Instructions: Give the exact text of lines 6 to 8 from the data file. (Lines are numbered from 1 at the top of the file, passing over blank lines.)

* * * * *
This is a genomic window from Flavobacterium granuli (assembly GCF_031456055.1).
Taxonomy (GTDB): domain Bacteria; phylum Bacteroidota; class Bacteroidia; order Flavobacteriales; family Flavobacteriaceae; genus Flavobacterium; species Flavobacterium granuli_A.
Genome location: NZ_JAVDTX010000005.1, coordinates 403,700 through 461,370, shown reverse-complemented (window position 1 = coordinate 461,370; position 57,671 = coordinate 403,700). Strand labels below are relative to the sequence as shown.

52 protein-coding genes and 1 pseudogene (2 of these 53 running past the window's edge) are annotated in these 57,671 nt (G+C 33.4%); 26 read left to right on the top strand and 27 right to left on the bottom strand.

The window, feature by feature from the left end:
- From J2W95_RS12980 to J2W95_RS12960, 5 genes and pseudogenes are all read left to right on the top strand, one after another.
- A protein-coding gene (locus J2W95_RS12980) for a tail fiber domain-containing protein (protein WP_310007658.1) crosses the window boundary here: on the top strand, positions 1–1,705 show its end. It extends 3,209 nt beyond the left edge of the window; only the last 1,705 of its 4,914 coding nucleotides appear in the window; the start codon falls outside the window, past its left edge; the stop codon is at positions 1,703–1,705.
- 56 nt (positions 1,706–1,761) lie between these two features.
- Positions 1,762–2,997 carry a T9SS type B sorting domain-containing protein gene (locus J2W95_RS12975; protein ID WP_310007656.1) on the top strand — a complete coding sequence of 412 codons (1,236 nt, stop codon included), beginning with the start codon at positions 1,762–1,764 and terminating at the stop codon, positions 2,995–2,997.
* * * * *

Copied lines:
- From J2W95_RS12980 to J2W95_RS12960, 5 genes and pseudogenes are all read left to right on the top strand, one after another.
- A protein-coding gene (locus J2W95_RS12980) for a tail fiber domain-containing protein (protein WP_310007658.1) crosses the window boundary here: on the top strand, positions 1–1,705 show its end. It extends 3,209 nt beyond the left edge of the window; only the last 1,705 of its 4,914 coding nucleotides appear in the window; the start codon falls outside the window, past its left edge; the stop codon is at positions 1,703–1,705.
- 56 nt (positions 1,706–1,761) lie between these two features.